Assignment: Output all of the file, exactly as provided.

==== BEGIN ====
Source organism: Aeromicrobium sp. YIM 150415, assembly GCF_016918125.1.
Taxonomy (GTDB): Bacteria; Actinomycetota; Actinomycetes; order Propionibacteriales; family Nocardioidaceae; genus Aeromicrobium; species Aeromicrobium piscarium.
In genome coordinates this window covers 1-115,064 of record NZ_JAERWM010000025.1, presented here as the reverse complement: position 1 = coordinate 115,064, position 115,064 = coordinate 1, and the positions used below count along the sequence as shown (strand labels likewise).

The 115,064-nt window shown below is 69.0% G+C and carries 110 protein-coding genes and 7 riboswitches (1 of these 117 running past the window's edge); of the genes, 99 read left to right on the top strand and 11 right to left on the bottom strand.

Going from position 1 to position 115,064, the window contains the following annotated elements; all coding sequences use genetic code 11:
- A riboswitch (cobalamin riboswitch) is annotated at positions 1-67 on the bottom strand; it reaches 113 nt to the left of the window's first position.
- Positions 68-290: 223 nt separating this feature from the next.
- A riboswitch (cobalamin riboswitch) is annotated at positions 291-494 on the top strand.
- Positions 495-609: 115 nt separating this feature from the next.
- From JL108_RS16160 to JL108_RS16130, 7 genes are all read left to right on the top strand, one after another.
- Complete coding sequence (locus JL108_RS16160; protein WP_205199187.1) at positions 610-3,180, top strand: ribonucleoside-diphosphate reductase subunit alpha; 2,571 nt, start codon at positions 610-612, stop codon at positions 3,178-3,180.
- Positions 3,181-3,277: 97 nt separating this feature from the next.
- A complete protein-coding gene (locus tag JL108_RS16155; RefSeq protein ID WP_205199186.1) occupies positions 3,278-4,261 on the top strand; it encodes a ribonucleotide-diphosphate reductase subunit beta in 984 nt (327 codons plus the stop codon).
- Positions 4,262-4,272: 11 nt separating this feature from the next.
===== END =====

Source organism: Aeromicrobium sp. YIM 150415, assembly GCF_016918125.1.
Taxonomy (GTDB): Bacteria; Actinomycetota; Actinomycetes; order Propionibacteriales; family Nocardioidaceae; genus Aeromicrobium; species Aeromicrobium piscarium.
In genome coordinates this window covers 1-115,064 of record NZ_JAERWM010000025.1, presented here as the reverse complement: position 1 = coordinate 115,064, position 115,064 = coordinate 1, and the positions used below count along the sequence as shown (strand labels likewise).

The 115,064-nt window shown below is 69.0% G+C and carries 110 protein-coding genes and 7 riboswitches (1 of these 117 running past the window's edge); of the genes, 99 read left to right on the top strand and 11 right to left on the bottom strand.

Going from position 1 to position 115,064, the window contains the following annotated elements; all coding sequences use genetic code 11:
- A riboswitch (cobalamin riboswitch) is annotated at positions 1-67 on the bottom strand; it reaches 113 nt to the left of the window's first position.
- Positions 68-290: 223 nt separating this feature from the next.
- A riboswitch (cobalamin riboswitch) is annotated at positions 291-494 on the top strand.
- Positions 495-609: 115 nt separating this feature from the next.
- From JL108_RS16160 to JL108_RS16130, 7 genes are all read left to right on the top strand, one after another.
- Complete coding sequence (locus JL108_RS16160; protein WP_205199187.1) at positions 610-3,180, top strand: ribonucleoside-diphosphate reductase subunit alpha; 2,571 nt, start codon at positions 610-612, stop codon at positions 3,178-3,180.
- Positions 3,181-3,277: 97 nt separating this feature from the next.
- A complete protein-coding gene (locus tag JL108_RS16155; RefSeq protein ID WP_205199186.1) occupies positions 3,278-4,261 on the top strand; it encodes a ribonucleotide-diphosphate reductase subunit beta in 984 nt (327 codons plus the stop codon).
- Positions 4,262-4,272: 11 nt separating this feature from the next.